Swing Trading: Introduction For Beginners

What Does Swing Trading Mean

Swing trading is often confused as a trading strategy. Swing trading is a style of trading rather than a strategy itself. Swing trading is a style that involves holding on to a trade position for a period of days, weeks sometimes even months depending on the position taken.

Usually, it does not last longer than a couple of months. Basically, as a swing trader, you are a short term trader (holding a trade position for days or weeks). A Swing trader’s primary vehicle of discipline is the use of technical analysis but sometimes they do use fundamental analysis to support their technical analysis decisions.

A swing trader only looks to capture profit from a potential price move. Typically after a price movement hits their targeted price they would exit the trade and do not stay any longer, moving on to the next trade opportunity.

USD/JPY Trading System based on Swing Strategy

Above is a chart of the USD/JPY.

  • Time frame: 1H
  • Trading Platform: Metatrader
  • Technical indicator: Swing Trading System V1

Swing Trading Action Plan

As a swing trader, you want to create a trading plan or strategy that has an edge in your chosen financial instrument (Stock, Forex, Commodity). Typically you want to look into the daily timeframe when devising your trading plan or strategy.

The daily timeframe is perfect for swing trading because it is not as volatile as lower timeframes like a 15-minute timeframe. This allows you to hold on to a trade position for days and weeks. Plus it is not as slow as the weekly and monthly timeframe which only generates one candlestick a week and month respectively.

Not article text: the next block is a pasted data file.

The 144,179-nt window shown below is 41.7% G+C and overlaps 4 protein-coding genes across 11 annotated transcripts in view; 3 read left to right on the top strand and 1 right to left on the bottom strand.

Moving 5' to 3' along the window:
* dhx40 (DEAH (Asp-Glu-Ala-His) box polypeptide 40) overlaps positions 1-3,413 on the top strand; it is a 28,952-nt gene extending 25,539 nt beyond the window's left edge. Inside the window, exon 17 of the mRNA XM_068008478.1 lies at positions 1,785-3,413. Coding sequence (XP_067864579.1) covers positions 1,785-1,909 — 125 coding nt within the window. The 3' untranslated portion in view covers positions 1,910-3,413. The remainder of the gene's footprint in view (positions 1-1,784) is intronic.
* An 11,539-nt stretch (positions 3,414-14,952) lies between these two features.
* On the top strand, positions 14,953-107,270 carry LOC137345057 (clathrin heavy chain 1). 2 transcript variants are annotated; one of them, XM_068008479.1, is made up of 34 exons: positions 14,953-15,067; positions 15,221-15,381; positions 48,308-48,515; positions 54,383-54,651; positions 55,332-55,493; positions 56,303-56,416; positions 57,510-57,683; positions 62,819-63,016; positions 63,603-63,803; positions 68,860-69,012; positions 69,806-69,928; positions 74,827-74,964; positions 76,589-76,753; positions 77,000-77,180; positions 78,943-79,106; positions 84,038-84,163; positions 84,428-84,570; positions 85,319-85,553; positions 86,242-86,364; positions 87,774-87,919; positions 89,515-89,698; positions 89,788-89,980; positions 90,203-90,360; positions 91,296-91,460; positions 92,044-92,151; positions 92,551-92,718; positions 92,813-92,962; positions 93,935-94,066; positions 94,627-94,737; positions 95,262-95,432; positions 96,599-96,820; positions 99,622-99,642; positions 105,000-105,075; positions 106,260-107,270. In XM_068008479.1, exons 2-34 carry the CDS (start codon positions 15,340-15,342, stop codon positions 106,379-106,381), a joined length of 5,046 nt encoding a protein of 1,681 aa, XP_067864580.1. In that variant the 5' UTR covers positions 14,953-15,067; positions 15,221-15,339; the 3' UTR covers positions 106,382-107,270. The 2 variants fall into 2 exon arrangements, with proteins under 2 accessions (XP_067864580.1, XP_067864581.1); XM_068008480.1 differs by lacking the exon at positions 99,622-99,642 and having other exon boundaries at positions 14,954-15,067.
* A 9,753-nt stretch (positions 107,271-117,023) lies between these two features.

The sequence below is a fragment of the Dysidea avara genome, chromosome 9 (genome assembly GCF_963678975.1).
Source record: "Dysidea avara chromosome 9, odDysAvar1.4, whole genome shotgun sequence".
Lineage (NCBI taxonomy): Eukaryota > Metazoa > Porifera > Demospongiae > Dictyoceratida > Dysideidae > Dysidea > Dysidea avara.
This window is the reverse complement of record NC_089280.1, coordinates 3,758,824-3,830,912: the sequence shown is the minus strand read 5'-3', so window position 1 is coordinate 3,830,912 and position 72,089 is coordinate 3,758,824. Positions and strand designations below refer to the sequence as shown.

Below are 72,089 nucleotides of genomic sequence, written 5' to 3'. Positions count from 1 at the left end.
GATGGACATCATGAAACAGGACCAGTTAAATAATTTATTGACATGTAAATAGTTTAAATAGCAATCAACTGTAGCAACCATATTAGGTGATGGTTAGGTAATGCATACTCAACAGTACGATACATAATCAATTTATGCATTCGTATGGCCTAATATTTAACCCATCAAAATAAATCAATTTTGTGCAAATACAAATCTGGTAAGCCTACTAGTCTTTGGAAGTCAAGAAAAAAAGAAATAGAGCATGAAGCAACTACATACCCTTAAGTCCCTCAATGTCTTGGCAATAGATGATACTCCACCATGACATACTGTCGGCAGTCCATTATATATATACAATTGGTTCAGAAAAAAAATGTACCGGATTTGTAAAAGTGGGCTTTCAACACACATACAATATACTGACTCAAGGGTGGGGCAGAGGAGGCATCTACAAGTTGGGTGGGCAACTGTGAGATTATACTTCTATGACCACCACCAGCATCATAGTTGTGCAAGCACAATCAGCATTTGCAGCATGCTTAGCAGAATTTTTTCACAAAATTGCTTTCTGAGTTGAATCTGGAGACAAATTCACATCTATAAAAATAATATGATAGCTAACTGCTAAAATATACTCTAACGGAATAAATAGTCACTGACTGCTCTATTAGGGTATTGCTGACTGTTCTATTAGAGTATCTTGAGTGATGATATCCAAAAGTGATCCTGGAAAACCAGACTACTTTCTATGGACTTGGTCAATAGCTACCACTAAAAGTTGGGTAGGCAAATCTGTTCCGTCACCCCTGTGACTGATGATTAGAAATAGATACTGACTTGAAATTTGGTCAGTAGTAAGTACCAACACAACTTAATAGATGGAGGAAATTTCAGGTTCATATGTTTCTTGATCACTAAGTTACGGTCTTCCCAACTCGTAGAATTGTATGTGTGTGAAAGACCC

The weekly and monthly timeframe is more suitable for investors who are looking to hold on to a position for at least a year.

The next thing you want to do is learn to identify patterns in the daily timeframe chart. Example, head and shoulder, inverted head and shoulders, flag and support & resistance.

Then you want to pair those patterns with key reversal candlesticks (i.e doji, bullish/bearish engulfing). The use of candlestick serves as an entry signal which helps is increasing the probability of the trade going your way.

Lastly, you also want to have good risk management. Understand that trading is a statistics game and you cannot win every trade. Having good risk management involves only risking 1% – 2% of your capital for every trade that you take.

Plus only taking takes that has a risk/reward ratio of 1:2 or 1:1.5. This way if you are only 50% right, you are still able to be profitable in the long run.


  1. Trading system – use a trading system to decide whether to buy or sell
  2. Patterns – Choose a trade pattern that works on the financial instrument of your choice
  3. Candlestick – Use candlestick in addition to trade patterns for better entry signals
  4. Risk Management – Trading is a statistics game and it is impossible to be 100% right in trading